Bugatti – Even faster in the air!
In this edition we presented you with loads of Bugatti’s, from 12.7 litre straight-eight engined super luxury cars, to the most recent Bugatti Chiron with 8 liter VR16, 1500 HP engine and well over 450 km/h. In 1937 Bugatti started the development of something that with over 750 km/h would have been very much faster than that. The subject here is not an automobile of course but the world’s most beautiful airplane of all time (yes, it is indeed the most beautiful plane of all times! Or do you know one more beautiful?). Ettore Bugatti was interested in much more than just automobiles, and after having developed various aero engines, especially during the first World War, he started developing one very special airplane.
The airplane while it was being constructed in Paris, 1938 approximately. The staff is posing behind the airplane, but is not aware of the long shutter time.
In 1937 Ettore Bugatti asked the Belgian aeronautical engineer Louis de Monge if he would be able to design an airplane that could use Bugatti’s racing automobile engines to reach world record speeds. De Monge, who had been developing and building aircraft since 1907 but was working as an engineer for Belgian automobile company Imperia at the time, took about a week to answer the question affirmatively, and the two started developing the airplane. De Monge knew that approximately 1000 HP, which a pair of Bugatti engines was to develop at the very maximum, needed the minimum drag to reach high speeds. This was realized by reducing the fuselage cross section to the absolute minimum; the size of the pilot. To give the pilot at least some forward view without a canopy rising above the fuselage, he had to sit at the very front of the airplane, both engines one behind the other behind him. These engines were in fact the best Bugatti could produce at the time, each engine was a light-weight supercharged 4.7 liter supercharged straight-eight with many magnesium parts and a maximum power on the test-bed of 480 HP.
Plan view of the airplane, showing engine layour and forward swepped wings.
Working of the automatic flaps system, from the patent, with settings for increased lift (2) or reduced drag (3), air dives and even air brake.
Meanwhile, Ettore Bugatti managed to get a contract from the French Airforce ministry, with special bonuses for attaining speed records. The airplane was also attractive because it was largely made of the non-strategic material wood. The 100P airplane, as it is called (the 101P is similar, but with smaller wing span) was destined for record attempts only. The plane was too small and light to be even thinking about arming it. Of course a military version would be a logical follow-up, though nothing more than just one sketch is known about that. Bugatti however knew about the shortcomings of his automobile engines, and was designing a powerful V16 engine at the same time that the airplane was developed.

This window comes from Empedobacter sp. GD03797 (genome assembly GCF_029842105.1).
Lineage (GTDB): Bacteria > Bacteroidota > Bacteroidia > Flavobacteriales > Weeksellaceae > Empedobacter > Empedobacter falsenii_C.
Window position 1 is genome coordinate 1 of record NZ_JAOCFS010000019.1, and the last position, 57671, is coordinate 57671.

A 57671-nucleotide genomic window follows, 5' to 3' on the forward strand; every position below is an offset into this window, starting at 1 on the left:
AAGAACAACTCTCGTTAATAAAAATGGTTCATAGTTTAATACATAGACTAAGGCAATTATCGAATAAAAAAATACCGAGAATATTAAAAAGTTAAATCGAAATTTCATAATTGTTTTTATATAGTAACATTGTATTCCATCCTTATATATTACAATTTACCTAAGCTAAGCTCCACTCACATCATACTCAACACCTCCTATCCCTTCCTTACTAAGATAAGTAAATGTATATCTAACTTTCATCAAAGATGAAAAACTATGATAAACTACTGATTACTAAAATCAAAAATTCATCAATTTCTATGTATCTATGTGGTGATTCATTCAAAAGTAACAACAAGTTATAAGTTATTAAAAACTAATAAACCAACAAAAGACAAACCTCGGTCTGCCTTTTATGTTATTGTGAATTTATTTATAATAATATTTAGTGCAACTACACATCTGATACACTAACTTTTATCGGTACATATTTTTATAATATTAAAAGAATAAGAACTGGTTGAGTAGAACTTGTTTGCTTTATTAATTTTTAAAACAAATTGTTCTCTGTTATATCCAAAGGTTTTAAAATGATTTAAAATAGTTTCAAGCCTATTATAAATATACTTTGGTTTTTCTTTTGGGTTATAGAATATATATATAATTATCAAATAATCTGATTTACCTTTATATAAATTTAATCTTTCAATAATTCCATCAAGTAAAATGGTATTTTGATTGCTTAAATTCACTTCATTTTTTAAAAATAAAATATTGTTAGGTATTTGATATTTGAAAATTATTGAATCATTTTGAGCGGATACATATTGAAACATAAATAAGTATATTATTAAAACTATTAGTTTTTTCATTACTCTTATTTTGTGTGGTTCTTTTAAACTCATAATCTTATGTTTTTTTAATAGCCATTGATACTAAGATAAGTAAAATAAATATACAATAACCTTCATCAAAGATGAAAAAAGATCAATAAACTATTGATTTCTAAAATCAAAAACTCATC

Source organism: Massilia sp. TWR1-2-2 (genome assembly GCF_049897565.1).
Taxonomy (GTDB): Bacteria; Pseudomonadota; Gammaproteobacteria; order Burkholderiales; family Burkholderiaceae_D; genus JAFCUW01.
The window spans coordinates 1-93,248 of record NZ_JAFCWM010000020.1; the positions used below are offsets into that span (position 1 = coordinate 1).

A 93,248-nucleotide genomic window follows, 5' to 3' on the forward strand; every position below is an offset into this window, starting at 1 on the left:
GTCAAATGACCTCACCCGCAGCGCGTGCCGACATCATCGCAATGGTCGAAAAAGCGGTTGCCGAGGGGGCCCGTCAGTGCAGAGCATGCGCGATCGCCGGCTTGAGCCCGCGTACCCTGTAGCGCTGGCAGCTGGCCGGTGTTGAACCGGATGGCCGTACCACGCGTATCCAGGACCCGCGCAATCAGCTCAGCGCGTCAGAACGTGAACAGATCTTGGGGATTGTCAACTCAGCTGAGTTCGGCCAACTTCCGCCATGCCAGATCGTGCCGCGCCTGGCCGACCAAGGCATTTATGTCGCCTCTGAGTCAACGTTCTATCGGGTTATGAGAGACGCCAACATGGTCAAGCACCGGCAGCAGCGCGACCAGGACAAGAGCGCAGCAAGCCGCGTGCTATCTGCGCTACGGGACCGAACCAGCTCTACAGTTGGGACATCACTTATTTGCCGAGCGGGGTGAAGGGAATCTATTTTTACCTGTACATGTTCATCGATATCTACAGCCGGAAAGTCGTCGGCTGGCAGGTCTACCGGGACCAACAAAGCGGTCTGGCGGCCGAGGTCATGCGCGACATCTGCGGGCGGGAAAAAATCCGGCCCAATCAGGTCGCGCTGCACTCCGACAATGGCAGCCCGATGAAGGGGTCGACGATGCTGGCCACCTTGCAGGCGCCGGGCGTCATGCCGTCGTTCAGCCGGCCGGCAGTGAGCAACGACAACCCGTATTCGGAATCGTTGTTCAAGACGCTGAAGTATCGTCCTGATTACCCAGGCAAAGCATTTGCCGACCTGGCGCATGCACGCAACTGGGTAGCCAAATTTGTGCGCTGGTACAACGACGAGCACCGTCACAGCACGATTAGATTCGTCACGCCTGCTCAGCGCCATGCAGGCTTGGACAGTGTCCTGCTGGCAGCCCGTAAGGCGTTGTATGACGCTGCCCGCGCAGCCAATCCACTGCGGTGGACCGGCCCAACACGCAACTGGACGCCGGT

Air inlet in the tail surfaces and outlet in the trailing edge of the wing.
Tragically the Bugatti 100P airplane never flew, the Germans invaded Paris when it was about 95% ready. The airplane surprisingly survived the war, as it was hidden in a barn on the grounds of Bugatti’s estate just north of Paris. The airplane was bought by a French collector and sold to American Bugatti collector Ray Jones in the 1970’s who shipped the plane, the engines and many spare parts to the USA. French airplane museums were not interested. The plane less engines was later bought by Bugatti Collector the late dr. Peter Williamson who finally donated the plane and spare parts to the Experimental Aircraft Association, who restored the plane cosmetically. Since 1996 the airplane can be seen every day in the EAA museum in Oshkosh, USA. Both engines exist with the same owner in the UK, and were built into Bugatti race-cars.
Replica airplane built by Scotty Wilson, only days before the first flight.
In 1997 the Bugatti Aircraft Association is founded by the author, focusing on increasing knowledge and interest in the Bugatti 100P airplane and related constructions. Final goal is to assist in the build of a replica airplane. Several people are interested in starting such a project but lack either time or money, or both.
The replica Bugatti airplane with Bugatti T55 Roadster in the background. At the Bugatti exhibition in the Mullin museum in Oxnard, CA, USA in 2014.
In 2008 retired Airforce pilot Scotty Wilson from Tulsa, Oklahoma, USA starts thinking about a replica, and after some calculations and a lot of communication with the BAA, he starts building the fuselage in 2009. During the build there were a load of problems and of course the funds required were not always easy to get. To fund the gearbox in the nose, a successful fundraising project was started on Kickstarter. Finally the replica airplane, with two Suzuki Hayabusha 1.5 liter engines took off from the Clinton-Sherman airbase in Oklahoma on August 19, 2015. A second flight followed two months later, as the propellers were damaged after the landing of the first flight.
The third flight unluckily ended in disaster, as the airplane crashed to the ground within a minute of take-off, killing the pilot and destroying the airplane, which caught fire after impact. The exact cause for the crash has still to be established.
2nd flight of the Scotty Wilson Replica, October 17, 2015